Canon T7 vs Nikon Z9
The Canon EOS Rebel T7 (called Canon 2000D in some regions) and the Nikon Z9 are two digital cameras that were announced, respectively, in February 2018 and October 2021. The T7 is a DSLR, while the Z9 is a mirrorless interchangeable lens camera. The cameras are based on an APS-C (T7) and a full frame (Z9) sensor. The Canon has a resolution of 24 megapixels, whereas the Nikon provides 45.4 MP.
Below is an overview of the main specs of the two cameras as a starting point for the comparison.
Going beyond this snapshot of core features and characteristics, what are the differences between the Canon EOS Rebel T7 and the Nikon Z9? Which one should you buy? Read on to find out how these two cameras compare with respect to their body size, their imaging sensors, their shooting features, their input-output connections, and their reception by expert reviewers.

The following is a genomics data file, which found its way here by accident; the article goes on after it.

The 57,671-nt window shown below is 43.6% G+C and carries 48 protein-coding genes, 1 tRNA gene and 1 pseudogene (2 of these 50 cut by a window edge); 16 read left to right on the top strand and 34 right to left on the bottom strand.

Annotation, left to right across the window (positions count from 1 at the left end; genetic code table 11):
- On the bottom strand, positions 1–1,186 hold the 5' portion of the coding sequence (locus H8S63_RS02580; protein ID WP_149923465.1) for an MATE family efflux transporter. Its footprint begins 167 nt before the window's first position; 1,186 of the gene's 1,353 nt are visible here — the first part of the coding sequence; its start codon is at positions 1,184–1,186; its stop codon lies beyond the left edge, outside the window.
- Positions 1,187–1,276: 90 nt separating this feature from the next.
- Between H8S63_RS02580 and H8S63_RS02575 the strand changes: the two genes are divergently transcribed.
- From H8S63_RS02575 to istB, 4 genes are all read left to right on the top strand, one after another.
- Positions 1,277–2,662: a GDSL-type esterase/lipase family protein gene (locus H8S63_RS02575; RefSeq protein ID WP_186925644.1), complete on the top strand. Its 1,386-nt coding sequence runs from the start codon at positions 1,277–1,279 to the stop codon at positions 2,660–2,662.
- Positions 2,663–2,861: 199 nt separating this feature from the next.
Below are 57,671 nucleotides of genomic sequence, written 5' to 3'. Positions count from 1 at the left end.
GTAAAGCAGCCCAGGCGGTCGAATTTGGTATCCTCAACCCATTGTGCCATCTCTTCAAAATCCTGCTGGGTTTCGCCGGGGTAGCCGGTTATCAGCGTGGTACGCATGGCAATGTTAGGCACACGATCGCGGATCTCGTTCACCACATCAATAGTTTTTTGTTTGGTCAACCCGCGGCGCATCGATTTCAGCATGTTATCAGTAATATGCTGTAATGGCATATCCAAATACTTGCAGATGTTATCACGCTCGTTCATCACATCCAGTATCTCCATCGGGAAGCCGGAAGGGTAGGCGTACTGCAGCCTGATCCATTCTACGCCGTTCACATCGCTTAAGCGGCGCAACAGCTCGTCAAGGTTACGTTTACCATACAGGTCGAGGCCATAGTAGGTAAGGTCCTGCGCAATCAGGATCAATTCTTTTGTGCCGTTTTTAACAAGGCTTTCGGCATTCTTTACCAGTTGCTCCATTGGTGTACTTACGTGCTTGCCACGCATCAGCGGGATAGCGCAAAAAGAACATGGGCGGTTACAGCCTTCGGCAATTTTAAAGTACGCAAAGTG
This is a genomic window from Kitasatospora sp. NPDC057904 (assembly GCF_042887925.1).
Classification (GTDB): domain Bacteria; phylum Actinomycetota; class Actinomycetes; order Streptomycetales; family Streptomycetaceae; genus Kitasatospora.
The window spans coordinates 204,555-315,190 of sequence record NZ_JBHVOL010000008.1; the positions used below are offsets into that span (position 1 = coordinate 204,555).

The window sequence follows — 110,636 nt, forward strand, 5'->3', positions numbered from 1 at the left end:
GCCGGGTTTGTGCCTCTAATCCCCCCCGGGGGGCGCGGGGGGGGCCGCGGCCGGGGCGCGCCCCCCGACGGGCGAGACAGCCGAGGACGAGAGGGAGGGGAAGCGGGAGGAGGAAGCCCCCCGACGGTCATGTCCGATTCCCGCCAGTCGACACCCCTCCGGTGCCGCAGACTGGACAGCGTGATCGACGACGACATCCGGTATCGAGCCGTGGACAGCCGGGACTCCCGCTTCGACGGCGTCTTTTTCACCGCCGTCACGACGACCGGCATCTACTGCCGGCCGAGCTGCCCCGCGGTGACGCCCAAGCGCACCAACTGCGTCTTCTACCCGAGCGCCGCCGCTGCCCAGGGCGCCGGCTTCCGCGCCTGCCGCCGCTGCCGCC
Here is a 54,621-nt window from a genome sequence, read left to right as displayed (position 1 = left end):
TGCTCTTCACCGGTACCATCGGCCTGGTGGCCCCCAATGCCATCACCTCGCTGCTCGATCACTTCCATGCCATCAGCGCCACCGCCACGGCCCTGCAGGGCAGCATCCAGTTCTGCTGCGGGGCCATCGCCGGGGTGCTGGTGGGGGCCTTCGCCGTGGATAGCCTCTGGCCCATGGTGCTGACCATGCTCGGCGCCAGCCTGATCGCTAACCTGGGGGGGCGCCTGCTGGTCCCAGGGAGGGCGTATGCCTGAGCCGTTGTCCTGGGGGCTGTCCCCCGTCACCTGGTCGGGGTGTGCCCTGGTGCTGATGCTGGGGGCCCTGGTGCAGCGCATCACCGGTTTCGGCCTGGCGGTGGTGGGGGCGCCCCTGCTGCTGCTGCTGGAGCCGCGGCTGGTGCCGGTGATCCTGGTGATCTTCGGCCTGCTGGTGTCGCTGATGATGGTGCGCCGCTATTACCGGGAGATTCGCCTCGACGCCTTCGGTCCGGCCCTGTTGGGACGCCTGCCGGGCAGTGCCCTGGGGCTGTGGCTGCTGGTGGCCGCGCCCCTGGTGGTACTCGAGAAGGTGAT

An illustration of the physical size and weight of the Canon T7 and the Nikon Z9 is provided in the side-by-side display below. The two cameras are presented according to their relative size. Three consecutive views from the front, the top, and the rear side are shown. All size dimensions are rounded to the nearest millimeter.
If the front view area (width x height) of the cameras is taken as an aggregate measure of their size, the Nikon Z9 is considerably larger (72 percent) than the Canon T7. Moreover, the Z9 is substantially heavier (182 percent) than the T7. It is noteworthy in this context that the Z9 is splash and dust-proof, while the T7 does not feature any corresponding weather-sealing.
The above size and weight comparisons are to some extent incomplete since they do not consider the interchangeable lenses that both of these cameras require. Hence, you might want to study and compare the specifications of available lenses in order to get the full picture of the size and weight of the two camera systems.